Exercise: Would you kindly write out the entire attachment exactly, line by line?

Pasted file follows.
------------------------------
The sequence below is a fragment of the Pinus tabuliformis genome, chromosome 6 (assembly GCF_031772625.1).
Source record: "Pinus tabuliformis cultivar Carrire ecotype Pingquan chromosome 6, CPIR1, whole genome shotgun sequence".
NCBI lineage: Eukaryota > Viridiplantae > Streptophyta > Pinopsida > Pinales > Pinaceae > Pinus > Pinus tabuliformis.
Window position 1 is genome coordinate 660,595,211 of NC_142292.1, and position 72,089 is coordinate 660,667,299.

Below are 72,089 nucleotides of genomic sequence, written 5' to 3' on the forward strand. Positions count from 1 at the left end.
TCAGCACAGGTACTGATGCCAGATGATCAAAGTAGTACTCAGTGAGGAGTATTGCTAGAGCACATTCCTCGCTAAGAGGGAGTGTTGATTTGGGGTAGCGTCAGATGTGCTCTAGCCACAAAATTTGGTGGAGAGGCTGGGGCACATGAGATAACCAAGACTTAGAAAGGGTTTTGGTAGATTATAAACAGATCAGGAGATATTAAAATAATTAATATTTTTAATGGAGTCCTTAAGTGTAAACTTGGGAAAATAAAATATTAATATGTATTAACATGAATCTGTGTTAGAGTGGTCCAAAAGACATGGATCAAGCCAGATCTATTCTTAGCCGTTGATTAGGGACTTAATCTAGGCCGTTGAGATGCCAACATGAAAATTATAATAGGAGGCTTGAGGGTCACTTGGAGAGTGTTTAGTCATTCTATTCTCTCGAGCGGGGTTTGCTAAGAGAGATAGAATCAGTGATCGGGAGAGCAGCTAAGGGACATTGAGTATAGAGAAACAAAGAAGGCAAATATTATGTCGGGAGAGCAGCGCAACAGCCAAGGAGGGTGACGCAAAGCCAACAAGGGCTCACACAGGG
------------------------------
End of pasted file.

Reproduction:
The sequence below is a fragment of the Pinus tabuliformis genome, chromosome 6 (assembly GCF_031772625.1).
Source record: "Pinus tabuliformis cultivar Carrire ecotype Pingquan chromosome 6, CPIR1, whole genome shotgun sequence".
NCBI lineage: Eukaryota > Viridiplantae > Streptophyta > Pinopsida > Pinales > Pinaceae > Pinus > Pinus tabuliformis.
Window position 1 is genome coordinate 660,595,211 of NC_142292.1, and position 72,089 is coordinate 660,667,299.

Below are 72,089 nucleotides of genomic sequence, written 5' to 3' on the forward strand. Positions count from 1 at the left end.
TCAGCACAGGTACTGATGCCAGATGATCAAAGTAGTACTCAGTGAGGAGTATTGCTAGAGCACATTCCTCGCTAAGAGGGAGTGTTGATTTGGGGTAGCGTCAGATGTGCTCTAGCCACAAAATTTGGTGGAGAGGCTGGGGCACATGAGATAACCAAGACTTAGAAAGGGTTTTGGTAGATTATAAACAGATCAGGAGATATTAAAATAATTAATATTTTTAATGGAGTCCTTAAGTGTAAACTTGGGAAAATAAAATATTAATATGTATTAACATGAATCTGTGTTAGAGTGGTCCAAAAGACATGGATCAAGCCAGATCTATTCTTAGCCGTTGATTAGGGACTTAATCTAGGCCGTTGAGATGCCAACATGAAAATTATAATAGGAGGCTTGAGGGTCACTTGGAGAGTGTTTAGTCATTCTATTCTCTCGAGCGGGGTTTGCTAAGAGAGATAGAATCAGTGATCGGGAGAGCAGCTAAGGGACATTGAGTATAGAGAAACAAAGAAGGCAAATATTATGTCGGGAGAGCAGCGCAACAGCCAAGGAGGGTGACGCAAAGCCAACAAGGGCTCACACAGGG